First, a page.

The Sardar Patel statue website: What the government wants us to know, and what it doesn’t

Another meticulously updated website we would have liked to see: Facts on demonetisation

  • Published 31.10.18, 2:08 PM
  • Updated 31.10.18, 6:27 PM
  • 3 mins read
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The 182-metre Statue of Unity, a bronze statue of Sardar Vallabhbhai Patel in Gujarat, was inaugurated on Wednesday by Prime Minister Narendra Modi AP Photo / Ajit Solanki

The statue of Sardar Vallabhbhai Patel in Gujarat, billed to be the tallest in the world, has a website dedicated to it. Like the statue, the site is anything but ordinary.

It was made with the assumption that every visitor’s interest in the statue — a project backed by the Gujarat government — would be deep. I, the reader, should know some “Statue of Unity facts”, the makers of the site have decided.

So, every nugget below the title “Statue of Unity facts” begins with “Did You Know”.

What should I know?

I should know that the statue has a viewing gallery that can hold 200 people at once. I should also know that the construction time was fixed at 42 months. "No escalation on labour, material or fuel is allowed," I should know.

But did material requirements escalate? Did costs escalate? The site holds no answer to these queries. In case I want to know more, the section tells me that 22,500 metric tonnes of cement went into making the statue.

Still not impressed? Dive deeper then.

Starting from April 3, 2015, to October 22, 2018, there are updates on the progress of work at the statue site. There are pictures with label captions. In all, 94 entries have been made under the title “Project Progress”. Ninety-four entries in 42 months.

This display of meticulousness, by making a site and recording every little detail of work done on a statue, was completely absent when, under the BJP-led government at the Centre, the country was struggling with something much larger and more impactful than the Statue of Unity.

On November 8, 2016, in an unscheduled televised address Prime Minister Narendra Modi dropped the demonetisation sledgehammer on us.

As we came to grips with the enormity of its effect on our lives, the RBI’s rules for depositing demonetised currency and withdrawing new notes started changing almost daily. The central bank released a bulletin every other day but the fog of confusion persisted on the street and in our homes.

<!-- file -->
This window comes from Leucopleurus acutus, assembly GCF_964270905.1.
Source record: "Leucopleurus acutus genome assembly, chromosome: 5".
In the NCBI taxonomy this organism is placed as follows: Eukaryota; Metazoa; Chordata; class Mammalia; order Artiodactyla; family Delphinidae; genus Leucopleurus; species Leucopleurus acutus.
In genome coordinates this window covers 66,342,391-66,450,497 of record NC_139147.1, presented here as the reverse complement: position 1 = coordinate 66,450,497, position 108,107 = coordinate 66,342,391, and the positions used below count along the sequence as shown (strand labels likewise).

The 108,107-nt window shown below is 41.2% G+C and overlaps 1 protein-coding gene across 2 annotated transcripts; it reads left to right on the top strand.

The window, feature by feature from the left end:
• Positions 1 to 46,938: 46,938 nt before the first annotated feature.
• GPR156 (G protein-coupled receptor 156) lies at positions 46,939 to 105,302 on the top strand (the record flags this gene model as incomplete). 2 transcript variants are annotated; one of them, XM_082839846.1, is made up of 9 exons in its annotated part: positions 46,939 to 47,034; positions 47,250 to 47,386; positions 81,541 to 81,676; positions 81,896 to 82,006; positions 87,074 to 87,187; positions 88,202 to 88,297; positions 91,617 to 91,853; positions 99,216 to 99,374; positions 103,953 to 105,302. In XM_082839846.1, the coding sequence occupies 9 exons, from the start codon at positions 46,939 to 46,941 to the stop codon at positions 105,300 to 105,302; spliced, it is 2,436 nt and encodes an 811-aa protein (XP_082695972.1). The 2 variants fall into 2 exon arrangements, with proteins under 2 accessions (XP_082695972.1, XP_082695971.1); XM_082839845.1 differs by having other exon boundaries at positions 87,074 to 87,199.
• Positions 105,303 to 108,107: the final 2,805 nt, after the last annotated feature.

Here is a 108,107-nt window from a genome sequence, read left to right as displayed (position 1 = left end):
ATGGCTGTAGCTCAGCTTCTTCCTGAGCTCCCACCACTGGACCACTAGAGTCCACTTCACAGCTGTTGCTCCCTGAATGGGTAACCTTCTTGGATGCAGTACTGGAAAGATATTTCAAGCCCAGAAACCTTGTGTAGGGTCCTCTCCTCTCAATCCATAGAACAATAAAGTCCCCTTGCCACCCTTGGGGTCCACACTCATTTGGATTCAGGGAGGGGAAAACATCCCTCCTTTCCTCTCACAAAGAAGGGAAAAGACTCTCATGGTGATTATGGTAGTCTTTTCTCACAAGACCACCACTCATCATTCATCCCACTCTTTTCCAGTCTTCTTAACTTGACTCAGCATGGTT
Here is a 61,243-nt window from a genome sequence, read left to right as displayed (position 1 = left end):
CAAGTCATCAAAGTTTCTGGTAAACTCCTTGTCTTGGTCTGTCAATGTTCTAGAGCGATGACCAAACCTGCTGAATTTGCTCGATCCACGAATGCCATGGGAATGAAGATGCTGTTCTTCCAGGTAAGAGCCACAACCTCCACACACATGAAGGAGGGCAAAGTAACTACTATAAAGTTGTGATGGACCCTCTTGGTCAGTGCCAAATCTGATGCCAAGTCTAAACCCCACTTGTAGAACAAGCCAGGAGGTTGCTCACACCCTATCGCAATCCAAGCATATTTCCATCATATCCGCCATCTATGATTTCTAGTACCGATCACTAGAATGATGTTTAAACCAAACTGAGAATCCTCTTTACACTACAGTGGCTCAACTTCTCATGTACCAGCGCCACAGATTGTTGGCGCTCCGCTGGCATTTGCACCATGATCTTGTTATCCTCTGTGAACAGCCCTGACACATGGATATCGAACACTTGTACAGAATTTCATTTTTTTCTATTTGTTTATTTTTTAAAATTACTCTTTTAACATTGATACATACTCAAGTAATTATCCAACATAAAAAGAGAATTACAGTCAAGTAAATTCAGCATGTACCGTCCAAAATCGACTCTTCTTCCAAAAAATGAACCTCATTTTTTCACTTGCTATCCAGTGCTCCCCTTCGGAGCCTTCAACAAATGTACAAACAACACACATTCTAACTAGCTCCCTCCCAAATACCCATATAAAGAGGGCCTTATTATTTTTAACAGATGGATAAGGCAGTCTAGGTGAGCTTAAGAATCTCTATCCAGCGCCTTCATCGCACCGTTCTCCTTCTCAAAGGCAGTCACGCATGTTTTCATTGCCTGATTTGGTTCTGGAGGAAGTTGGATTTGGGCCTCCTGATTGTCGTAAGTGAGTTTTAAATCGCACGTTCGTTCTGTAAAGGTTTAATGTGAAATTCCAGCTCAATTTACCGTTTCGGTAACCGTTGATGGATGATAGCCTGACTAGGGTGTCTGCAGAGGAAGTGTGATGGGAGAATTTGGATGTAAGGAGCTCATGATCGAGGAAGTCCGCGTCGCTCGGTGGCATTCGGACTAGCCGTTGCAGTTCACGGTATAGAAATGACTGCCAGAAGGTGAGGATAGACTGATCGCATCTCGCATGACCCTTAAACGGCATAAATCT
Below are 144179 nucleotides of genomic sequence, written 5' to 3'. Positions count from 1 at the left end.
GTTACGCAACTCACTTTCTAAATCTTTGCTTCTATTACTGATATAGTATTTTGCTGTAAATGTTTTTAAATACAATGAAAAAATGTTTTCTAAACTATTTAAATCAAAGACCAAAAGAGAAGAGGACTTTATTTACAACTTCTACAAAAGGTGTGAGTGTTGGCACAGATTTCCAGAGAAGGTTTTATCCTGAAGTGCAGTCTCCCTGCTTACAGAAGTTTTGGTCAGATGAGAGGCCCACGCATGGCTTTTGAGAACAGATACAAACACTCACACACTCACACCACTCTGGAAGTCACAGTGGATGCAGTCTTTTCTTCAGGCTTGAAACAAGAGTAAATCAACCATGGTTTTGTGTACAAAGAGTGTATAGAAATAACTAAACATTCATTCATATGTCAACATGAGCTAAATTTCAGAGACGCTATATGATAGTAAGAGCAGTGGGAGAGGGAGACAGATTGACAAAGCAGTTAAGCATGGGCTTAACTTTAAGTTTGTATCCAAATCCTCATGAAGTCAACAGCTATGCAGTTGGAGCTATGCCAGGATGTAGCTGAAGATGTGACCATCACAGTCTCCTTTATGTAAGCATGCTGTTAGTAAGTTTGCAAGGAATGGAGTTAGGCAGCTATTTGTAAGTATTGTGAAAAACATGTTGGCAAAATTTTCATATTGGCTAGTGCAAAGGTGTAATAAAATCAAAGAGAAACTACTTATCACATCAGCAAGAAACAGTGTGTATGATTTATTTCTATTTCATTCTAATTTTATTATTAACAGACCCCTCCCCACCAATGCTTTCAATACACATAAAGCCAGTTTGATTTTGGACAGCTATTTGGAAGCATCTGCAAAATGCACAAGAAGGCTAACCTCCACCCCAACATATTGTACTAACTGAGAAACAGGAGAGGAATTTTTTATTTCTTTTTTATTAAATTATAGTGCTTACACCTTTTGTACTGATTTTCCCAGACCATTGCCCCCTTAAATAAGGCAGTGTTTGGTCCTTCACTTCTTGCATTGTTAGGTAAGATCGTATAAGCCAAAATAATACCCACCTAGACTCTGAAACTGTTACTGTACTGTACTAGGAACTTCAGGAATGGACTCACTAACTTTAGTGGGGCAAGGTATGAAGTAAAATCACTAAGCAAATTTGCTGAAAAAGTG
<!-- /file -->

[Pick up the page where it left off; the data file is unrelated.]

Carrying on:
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On December 1, the RBI felt compelled to release a note that said “certain guidelines/instructions purported to be issued by the Reserve Bank are being circulated in the social media by some unscrupulous elements creating confusion in the minds of the public/bank personnel”. It told everyone “to be guided by only those instructions which are either uploaded on the Reserve Bank’s official website” or received through the RBI’s mail.

The need of the hour was a website to tell people throughout the day what rules had changed and why, and what to expect next.

Poorer Indians with no access to smartphones or computers would have still suffered, and the fact that the exercise was an unmitigated disaster would not have changed. But at least a section of urban Indians would have been better informed.

At that time, many Indians would have wanted to know that ATM machines needed to be calibrated to dispense some of the new currency notes. We all needed to know that the currency problem would not go away in days or weeks. It took almost a year for some semblance of normality to return to our rhythm of cash transactions. Prime Minister Modi had said he needed “50 days” to show that the demonetisation decision had worked.

Some of us also wanted to know how much black money had been impounded. That is still unclear.

On August 29 this year, the RBI said 99.3 per cent of the notes with a combined value of Rs 15,417.93 billion had been deposited. The government had earlier created an impression that a huge stash of black money would not be deposited in the banks after demonetisation was announced. That claim lies in tatters now and only an arduous verification will establish how much untaxed money was actually returned.

Now back to the statue, which is now open to the public. Did you know that the brains behind the website have already decided that the “world's best exhibition”, narrating the story of the national movement and the unification of India as well as Sardar's contribution, will be organised there?